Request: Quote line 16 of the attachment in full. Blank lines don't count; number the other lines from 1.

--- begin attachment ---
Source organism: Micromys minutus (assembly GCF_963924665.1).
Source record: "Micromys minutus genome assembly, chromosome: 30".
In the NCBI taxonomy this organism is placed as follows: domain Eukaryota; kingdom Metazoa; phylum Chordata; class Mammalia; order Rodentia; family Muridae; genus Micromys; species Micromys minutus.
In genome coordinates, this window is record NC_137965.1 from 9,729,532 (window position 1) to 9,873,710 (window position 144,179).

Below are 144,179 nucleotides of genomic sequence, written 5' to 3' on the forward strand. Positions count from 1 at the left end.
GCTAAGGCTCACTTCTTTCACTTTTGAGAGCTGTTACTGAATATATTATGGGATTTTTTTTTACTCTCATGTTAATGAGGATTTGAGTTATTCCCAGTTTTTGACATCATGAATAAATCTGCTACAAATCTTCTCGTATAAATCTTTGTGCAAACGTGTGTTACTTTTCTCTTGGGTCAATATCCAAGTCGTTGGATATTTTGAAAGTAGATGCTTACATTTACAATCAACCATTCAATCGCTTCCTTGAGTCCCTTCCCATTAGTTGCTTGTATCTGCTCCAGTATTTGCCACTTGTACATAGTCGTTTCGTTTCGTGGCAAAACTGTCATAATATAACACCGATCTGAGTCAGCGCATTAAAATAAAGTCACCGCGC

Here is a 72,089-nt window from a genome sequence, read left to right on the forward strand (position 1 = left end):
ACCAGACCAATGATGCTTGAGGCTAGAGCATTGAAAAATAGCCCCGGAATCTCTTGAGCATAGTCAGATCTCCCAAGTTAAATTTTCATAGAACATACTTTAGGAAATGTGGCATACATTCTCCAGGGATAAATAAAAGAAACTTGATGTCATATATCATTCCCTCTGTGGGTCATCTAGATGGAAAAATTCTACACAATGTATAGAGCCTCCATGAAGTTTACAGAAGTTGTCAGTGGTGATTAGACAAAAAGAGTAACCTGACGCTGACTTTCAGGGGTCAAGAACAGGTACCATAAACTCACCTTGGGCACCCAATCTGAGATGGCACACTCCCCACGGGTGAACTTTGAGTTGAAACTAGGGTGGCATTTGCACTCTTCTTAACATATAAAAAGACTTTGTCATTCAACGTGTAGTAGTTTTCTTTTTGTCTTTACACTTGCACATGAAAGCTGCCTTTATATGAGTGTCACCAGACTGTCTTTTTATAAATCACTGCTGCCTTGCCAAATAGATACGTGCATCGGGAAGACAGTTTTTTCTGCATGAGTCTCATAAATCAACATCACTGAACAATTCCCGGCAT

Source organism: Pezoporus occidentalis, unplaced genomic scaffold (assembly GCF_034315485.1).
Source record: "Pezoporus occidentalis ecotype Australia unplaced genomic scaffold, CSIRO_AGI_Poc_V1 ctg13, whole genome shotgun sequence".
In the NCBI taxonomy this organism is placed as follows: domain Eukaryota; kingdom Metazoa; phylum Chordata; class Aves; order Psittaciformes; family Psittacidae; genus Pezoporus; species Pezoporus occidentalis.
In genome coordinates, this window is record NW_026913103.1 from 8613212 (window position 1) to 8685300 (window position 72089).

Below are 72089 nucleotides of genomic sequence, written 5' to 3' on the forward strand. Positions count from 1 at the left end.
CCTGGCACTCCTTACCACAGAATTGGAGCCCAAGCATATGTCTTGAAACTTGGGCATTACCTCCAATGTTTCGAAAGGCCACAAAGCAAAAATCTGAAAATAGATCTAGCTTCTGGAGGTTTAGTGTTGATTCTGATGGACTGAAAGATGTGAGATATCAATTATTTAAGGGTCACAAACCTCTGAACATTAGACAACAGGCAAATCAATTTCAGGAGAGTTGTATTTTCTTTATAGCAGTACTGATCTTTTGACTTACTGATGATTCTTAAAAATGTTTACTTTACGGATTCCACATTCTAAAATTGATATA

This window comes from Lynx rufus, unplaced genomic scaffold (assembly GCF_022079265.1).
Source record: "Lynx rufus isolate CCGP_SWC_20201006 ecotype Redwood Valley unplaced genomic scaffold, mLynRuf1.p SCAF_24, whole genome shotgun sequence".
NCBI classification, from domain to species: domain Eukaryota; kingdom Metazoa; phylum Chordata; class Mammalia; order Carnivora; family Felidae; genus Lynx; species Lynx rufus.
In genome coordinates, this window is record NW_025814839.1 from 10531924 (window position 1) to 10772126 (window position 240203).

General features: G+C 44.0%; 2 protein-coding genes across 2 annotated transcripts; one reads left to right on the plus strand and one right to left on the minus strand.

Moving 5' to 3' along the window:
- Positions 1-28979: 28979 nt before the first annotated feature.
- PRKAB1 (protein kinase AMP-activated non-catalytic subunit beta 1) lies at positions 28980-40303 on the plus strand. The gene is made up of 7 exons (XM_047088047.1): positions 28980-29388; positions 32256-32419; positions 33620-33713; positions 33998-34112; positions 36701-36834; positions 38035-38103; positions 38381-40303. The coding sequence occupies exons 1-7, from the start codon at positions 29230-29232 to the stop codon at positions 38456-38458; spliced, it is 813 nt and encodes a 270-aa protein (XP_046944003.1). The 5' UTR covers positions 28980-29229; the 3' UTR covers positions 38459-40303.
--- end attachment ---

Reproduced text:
Source record: "Lynx rufus isolate CCGP_SWC_20201006 ecotype Redwood Valley unplaced genomic scaffold, mLynRuf1.p SCAF_24, whole genome shotgun sequence".